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Untitled’ is the debut release from WALL. Described as a genuinely sought after act on the New York underground scene, the record contains a number of solidly constructed pieces of hard hitting music that has taken them from unknown to very much, known! A mix of punk and hardcore, and is available on Vinyl LP and CD.

CD £9.99 WCR069CD

CD on Wharf Cat Records.

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LP £16.99 WCR069LP

LP on Wharf Cat Records.

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Untitled by WALL
1 review. Write a review for us »
7/10 Robin Staff review, 26 April 2017

Yeah, just call yourselves Wall. That’ll do. You’re gonna do great! That’s as much snark as I’ve got in in the tank right now, so I’ll just get down to it: the band formerly existing as Wall are/were a NYC indie punx thing. They were apparently a “sought-after” band over in their scene, which probably explains why the broke up straight after releasing this, their first ever LP. Is it good? Quite: following a ferocious and slashing 7” on Wharf Cat, this record of straight-up, narrowly recorded punx is a fast, intuitive blast of refusal.

This is one of those records that sends my whole understanding of musical components into a spiral: are these hooks or is it noise? Are these chord sequences nice or do they make me feel a little nauseous? Is this discordant or… something else? I basically love that Wall can seemingly be catchy simply by snarling and pacing their way through these songs, jumping on each other with call-and-response vox and spoken word treatises. Best of all is when their songs sorta fall apart on call: the post-punk jangle of “(Sacred) Circus” gets a sorta proggy afterthought of a chorus, descending into a jagged and dressed down chug and bridging itself with the most broken of riffs and solos.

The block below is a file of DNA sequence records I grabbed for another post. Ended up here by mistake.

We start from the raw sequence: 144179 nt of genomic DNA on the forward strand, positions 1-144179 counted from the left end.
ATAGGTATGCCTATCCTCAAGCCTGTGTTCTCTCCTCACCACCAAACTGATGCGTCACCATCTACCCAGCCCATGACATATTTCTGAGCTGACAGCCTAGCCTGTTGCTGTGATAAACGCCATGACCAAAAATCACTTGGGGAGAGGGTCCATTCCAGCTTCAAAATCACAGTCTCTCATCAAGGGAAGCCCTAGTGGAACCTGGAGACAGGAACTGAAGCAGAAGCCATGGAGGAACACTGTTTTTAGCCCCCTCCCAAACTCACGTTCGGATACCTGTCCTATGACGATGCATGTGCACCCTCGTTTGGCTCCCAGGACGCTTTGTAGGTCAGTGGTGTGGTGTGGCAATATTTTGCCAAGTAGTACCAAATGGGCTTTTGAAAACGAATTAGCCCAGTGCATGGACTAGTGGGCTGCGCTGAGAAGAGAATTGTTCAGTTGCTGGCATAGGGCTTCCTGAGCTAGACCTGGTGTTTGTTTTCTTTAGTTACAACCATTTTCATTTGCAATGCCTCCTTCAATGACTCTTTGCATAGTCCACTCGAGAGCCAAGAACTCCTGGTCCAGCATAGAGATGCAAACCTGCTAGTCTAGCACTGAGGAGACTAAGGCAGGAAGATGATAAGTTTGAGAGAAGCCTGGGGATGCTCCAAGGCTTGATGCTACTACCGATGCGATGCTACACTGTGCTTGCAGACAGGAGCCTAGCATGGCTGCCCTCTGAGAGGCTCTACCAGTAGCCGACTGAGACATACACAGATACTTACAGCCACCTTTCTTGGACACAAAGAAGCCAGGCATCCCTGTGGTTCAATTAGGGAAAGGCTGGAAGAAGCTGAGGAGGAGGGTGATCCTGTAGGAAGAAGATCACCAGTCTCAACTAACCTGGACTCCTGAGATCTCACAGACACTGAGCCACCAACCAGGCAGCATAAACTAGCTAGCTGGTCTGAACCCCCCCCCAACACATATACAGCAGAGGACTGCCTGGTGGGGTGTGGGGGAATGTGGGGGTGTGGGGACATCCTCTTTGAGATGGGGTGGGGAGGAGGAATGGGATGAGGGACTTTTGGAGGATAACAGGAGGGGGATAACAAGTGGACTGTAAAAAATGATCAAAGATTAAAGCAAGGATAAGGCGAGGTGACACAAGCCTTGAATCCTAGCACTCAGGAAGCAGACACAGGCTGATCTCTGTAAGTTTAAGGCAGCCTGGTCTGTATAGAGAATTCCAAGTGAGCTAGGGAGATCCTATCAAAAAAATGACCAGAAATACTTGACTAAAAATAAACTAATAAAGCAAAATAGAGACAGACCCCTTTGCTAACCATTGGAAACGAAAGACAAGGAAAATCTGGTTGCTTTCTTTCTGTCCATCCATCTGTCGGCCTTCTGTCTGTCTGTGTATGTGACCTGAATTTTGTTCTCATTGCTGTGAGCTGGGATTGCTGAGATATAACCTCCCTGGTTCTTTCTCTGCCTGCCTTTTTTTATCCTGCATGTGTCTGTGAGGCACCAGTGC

Make it sound like it fits and I won’t have a qualm to squash: this record stitches together its fragments of fragments wonderfully. I love “Wounded at War” introducing bent notes and surfy chords in a jagged, doomed atmosphere, as if marrying V.H.S with Shopping. Pretty fun to hear a band play joy and joylessness off against one another -- who put that saxophone there, I ask “Charmed Life”? Why does it suddenly sound like I’m listening to a reboot of Sound of the Sixties? Very into it, Wall. Bye!



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